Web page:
Weekends Lost In The Garage

Dungeons & Dragons Game (1991 boxed set)

Dungeons & Dragons Game (1991 boxed set) (Photo credit: Wikipedia)

 

Earlier today I wrote about fandom and briefly mentioned the fact that I appreciate geek culture finally being in vogue. I do not know how long it will last, maybe it will be a long time, or maybe just another year or two. I do think the days of being made to feel ashamed for your geeky hobbies are at an end, though I could be wrong. I hope I am not.

Because I love being geek. My fondest memories from childhood are the lost hours in my grandparents garage, learning how to play Dungeons and Dragons with my uncle. We would sit around the table with his friends and my cousin, Steve, laughing, gorging on junk food and reveling in this wonderfully detailed game.

There were so many rules, too many for me to keep up with. Still I loved to read through the books, absorbing as much as I could. We had our own system for keeping track of our characters, not bothering with official characters sheets. Lyle, my uncle, used colored index cards: red for fighters, paladins, and rangers; green for magic users (not wizards, those would come later) and illusionists; blue for clerics, druids, and monks; and yellow for thieves and bards. I miss those days, with our little piles of index cards and dice in front of us. We rarely used figurines, and definitely did not use big grid maps. Our maps were kept on graph paper and the DM, usually Lyle, would point where we were.

It was simpler then, which makes sense because with a few exceptions we were all kids. Those exceptions were probably part of the fun. I was a kid playing games with grown ups that were not my parents. This game was serious business, at least to my adolescent mind, and I felt as grown up as mom and dad playing euchre with the neighbors.

The storyteller in me still loves these games. My imagination has always been sparked playing them. When we would be done playing around the table, my cousin and I would roam through the neighborhood, pretending we were on grand adventures. Our characters at the table would live on in us and I still remember their names: Rousay, Eldit, Strek, Vance, and all the rest. I have been so many things at that table, from a dwarven thief to a shining knight. I have been hero and anti-hero and even once dabbled in playing the villain.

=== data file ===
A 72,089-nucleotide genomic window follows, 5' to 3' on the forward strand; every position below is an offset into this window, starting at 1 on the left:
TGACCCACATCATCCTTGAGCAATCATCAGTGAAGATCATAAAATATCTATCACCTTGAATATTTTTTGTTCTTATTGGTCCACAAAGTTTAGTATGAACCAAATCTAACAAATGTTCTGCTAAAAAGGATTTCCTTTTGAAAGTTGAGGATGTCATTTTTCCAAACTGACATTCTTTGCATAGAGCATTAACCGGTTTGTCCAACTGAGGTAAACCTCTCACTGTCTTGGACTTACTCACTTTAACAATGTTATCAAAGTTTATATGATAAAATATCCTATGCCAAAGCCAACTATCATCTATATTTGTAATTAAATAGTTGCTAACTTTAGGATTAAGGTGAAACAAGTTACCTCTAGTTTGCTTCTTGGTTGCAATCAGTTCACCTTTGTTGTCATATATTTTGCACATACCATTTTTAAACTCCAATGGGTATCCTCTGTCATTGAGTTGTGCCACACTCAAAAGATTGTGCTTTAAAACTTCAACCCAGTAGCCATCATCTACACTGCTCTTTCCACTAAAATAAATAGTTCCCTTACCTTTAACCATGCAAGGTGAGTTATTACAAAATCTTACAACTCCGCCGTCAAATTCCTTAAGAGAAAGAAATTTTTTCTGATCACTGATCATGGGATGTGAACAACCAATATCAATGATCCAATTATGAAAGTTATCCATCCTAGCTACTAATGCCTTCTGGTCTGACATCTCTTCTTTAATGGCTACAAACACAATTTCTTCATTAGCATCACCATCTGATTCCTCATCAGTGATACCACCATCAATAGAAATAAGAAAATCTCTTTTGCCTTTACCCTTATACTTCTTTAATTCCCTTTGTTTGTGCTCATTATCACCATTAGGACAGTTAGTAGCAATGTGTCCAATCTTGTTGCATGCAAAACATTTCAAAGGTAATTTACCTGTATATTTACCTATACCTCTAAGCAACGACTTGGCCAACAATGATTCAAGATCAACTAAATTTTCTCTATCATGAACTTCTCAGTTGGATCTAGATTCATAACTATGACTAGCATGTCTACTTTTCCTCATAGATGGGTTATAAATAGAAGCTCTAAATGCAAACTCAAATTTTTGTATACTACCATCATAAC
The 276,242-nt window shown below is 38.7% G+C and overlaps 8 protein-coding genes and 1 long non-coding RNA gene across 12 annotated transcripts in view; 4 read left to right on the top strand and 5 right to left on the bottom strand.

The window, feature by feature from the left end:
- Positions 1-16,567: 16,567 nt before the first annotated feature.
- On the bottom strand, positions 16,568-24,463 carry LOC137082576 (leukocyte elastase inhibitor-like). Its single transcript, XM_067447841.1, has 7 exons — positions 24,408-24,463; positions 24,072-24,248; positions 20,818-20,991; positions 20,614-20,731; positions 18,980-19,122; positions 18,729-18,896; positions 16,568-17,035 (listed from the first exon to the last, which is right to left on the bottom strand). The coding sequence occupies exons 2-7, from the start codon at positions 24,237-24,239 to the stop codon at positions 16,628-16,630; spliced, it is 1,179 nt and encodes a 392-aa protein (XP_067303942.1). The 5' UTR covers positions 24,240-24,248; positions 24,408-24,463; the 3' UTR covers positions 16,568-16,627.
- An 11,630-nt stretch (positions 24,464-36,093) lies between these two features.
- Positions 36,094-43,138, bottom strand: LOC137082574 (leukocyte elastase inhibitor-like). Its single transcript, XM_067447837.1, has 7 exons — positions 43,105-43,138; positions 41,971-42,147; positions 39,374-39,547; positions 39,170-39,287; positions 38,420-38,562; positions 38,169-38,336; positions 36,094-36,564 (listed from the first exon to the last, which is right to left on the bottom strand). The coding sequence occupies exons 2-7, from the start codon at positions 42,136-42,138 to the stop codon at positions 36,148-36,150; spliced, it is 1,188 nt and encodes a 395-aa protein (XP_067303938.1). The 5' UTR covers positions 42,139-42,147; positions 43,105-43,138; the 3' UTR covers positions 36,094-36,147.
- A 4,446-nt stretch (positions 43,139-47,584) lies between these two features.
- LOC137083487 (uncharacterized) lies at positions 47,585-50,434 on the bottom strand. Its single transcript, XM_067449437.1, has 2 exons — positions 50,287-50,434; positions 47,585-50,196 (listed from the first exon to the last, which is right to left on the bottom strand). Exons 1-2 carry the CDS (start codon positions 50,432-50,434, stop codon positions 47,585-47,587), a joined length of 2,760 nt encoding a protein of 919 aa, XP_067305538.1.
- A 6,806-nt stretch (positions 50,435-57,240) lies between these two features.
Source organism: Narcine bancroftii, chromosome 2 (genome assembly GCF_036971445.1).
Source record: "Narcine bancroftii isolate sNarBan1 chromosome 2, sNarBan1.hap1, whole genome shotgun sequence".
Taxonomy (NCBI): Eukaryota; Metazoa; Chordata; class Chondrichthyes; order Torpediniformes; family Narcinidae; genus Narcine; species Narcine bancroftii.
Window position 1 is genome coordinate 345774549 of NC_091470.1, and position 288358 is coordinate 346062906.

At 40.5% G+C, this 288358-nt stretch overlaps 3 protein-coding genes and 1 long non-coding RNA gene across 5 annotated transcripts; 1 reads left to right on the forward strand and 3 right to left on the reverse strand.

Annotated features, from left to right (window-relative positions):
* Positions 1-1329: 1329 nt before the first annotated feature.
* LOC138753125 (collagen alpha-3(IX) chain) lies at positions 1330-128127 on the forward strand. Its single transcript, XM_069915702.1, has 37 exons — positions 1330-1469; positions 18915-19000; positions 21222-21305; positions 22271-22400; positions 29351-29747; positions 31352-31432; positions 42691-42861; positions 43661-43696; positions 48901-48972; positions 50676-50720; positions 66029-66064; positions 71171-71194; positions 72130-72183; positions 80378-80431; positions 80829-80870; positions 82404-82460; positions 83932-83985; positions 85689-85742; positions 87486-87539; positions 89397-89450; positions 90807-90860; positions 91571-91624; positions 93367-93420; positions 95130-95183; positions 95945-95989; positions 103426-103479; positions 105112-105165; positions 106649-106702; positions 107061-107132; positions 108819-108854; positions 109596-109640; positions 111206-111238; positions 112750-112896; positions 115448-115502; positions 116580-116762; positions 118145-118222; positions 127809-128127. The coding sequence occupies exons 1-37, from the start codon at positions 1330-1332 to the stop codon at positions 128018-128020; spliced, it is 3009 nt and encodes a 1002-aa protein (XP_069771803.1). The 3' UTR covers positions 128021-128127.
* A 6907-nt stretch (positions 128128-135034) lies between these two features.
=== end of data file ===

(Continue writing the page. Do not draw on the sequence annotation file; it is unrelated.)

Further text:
I have found other role-playing games, all fun in their way, some even better when it comes to the mechanics of the game. I always return to my first love though. Dungeons and Dragons beckons to me. It is my favorite pastime, and to me the best way to spend an evening with friends. Our intensity and styles of play have changed over the years. I find myself on the other side of the screen more often now, which suits me fine. Still, it all comes back to those lost, summer weekends in that garage, caught up in the adventure around that table.

 

 

 

 

 

 

 

 

 

 

 

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2 thoughts on “Weekends Lost In The Garage

    • Well then you’ve had some lousy DM’s. The DM’s job is to entertain everyone. Sometimes you have to bend the rules if things are getting too easy, b/c then there is no challenge, and sometimes if it is getting too hard, but any DM who has a me v. the players attitude does not get the game.

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